Yet only one university contacted the police about their attack, as criminals demand as much as £2,200
The scale of the ransomware threat in the UK has been highlighted once again after security firm SentinelOne found that British universities are being actively attacked.
The findings come just a week after Malwarebytes found that more than half of UK businesses are victims of this type of malware.
The BBC reported that British universities (and NHS trusts) have been hit hard by ransomware in the past 12 months.
It cited research from cybersecurity firm SentinelOne, which had carried out freedom of information (FoI) requests by contacting 71 British universities to see if they had suffered a ransomware attack.
SentinelOne told the BBC that 58 universities had replied to the FoI request, and 23 of those admitted they had been attacked in the last year.
It found that none of the universities claimed to have paid the ransom, but the largest ransom demanded was five bitcoins (about £2,200). But it seems that academia’s confidence in the police to tackle the matter is worryingly low, as only one university had contacted the police.
Unbelievably two universities said they did not use anti-virus software and Bournemouth University, which boasts a cybersecurity centre, had been hit a staggering 21 times in the last 12 months.
“It is not uncommon for universities to be the target of cybersecurity attacks; there are security processes in place at Bournemouth University to deal with these types of incident,” Bournemouth university told the BBC.
It said the ransomware attacks had not impacted its activity.
The scale of the ransomware attacks on British universities drew quick reaction from leading security experts.
“Being hit by ransomware, or any other form of malware is not uncommon in universities,” said Javvad Malik, security advocate at AlienVault. “In the case of Bournemouth university, it seems like none of the critical systems were impacted and they were able to relatively easily recover.”
“Whilst security purists may say that being hit 21 times in a year by ransomware indicates poor security – it more likely looks like good business acumen,” he said. “Rather than invest in preventative measures like antivirus which may or may not prevent ransomware from getting in, and to avoid the cost of paying ransomware, the university appears to have segregated its systems and put in place backup and restore processes that wipe and restore systems when they’re hit by ransomware.”
But the seemingly slack response by Universities in reporting the attacks to the police did not go unnoticed by industry experts.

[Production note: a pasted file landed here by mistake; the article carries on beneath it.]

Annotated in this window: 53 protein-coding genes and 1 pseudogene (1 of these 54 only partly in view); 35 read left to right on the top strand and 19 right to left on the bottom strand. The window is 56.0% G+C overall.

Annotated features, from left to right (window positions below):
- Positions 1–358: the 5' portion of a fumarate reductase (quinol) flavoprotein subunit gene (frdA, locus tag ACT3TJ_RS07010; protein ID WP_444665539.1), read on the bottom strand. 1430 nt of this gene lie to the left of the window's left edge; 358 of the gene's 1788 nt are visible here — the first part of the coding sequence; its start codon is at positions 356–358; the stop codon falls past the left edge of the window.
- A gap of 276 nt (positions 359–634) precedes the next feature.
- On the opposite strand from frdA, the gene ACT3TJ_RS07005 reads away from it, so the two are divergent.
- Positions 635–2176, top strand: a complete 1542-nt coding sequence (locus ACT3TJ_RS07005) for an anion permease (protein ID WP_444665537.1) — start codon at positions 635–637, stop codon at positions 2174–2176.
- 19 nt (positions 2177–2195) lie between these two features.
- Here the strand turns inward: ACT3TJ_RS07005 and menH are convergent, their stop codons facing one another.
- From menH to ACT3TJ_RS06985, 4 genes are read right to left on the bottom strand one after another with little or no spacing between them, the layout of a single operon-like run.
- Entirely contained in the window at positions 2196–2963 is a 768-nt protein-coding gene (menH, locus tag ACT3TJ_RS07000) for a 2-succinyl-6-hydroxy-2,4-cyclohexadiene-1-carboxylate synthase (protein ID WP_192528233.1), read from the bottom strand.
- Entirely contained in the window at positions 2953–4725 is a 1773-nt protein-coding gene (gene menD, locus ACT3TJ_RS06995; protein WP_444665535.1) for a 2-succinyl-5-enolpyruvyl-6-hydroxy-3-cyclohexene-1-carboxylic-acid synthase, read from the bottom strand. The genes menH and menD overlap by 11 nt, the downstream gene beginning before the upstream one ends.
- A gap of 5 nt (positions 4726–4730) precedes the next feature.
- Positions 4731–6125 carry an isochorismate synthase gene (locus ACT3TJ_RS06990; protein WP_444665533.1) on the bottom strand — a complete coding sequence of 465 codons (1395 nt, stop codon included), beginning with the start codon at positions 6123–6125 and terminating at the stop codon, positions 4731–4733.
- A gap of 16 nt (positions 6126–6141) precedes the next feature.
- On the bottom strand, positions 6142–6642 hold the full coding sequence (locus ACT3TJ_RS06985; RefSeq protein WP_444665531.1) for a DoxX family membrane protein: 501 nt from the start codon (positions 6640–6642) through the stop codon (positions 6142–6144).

“Why is it that only one university out of the 23 attacked contacted the police?” asked Jonathan Sander, VP of product strategy at Lieberman Software. “”It’s hard to say why folks are clearly victims of a crime don’t notify law enforcement, but there are a couple common reasons. People just don’t imagine that law enforcement can help.”
“They think, often correctly, that the criminals are in another country,” he said. “So they conclude, often incorrectly, law enforcement will either be powerless or be forced to bring in higher level authorities that may actually cause more disturbance than good.”
“Another issue is that they fail to see what’s happening as a crime,” Sander warned. “Like with many other problems, if it happens in the computer it’s seen as a tech issue. Even when it’s certainly a crime, people can’t get past the attitude that anything attached to a keyboard is up to IT to sort out.”
Sander admitted that law enforcement’s ability to help when attacked by ransomware can vary, depending on the state of police departments in the local area. But he said that having a public record of the incident is often helpful in the long run as it provided an overall snapshot of the cybersecurity arena.
Meanwhile Mark James, a security specialist at ESET, also questioned why only one university out of the 23 attacked contacted the police?
“I think some companies still see it as a waste of time however, it is a criminal activity and should be reported to the police like any other crime,” said James. “I appreciate with so many attacks it may seem worthless but it’s important the authorities have all the facts for budget and resource purposes and if they don’t know or don’t realise how big a problem it actually is they cannot forecast resources accordingly.”
“While it is great that none of the universities paid the ransom, is it a concern that two of them did not have anti-virus protection?,” he said. “This shocks me beyond belief, whilst it’s not a 100 percent barrier it’s the first line of defence, it reduces the IT technicians’ time and resources dealing with malware attacks and takes some of the pressure away from the users.
“Of course there’s no substitute for common sense and being careful but it’s like not wearing a seatbelt because you’re only going to be driving at 20mph, it’s not YOU that’s the problem!,” said James.
Are you a security pro? Try our quiz!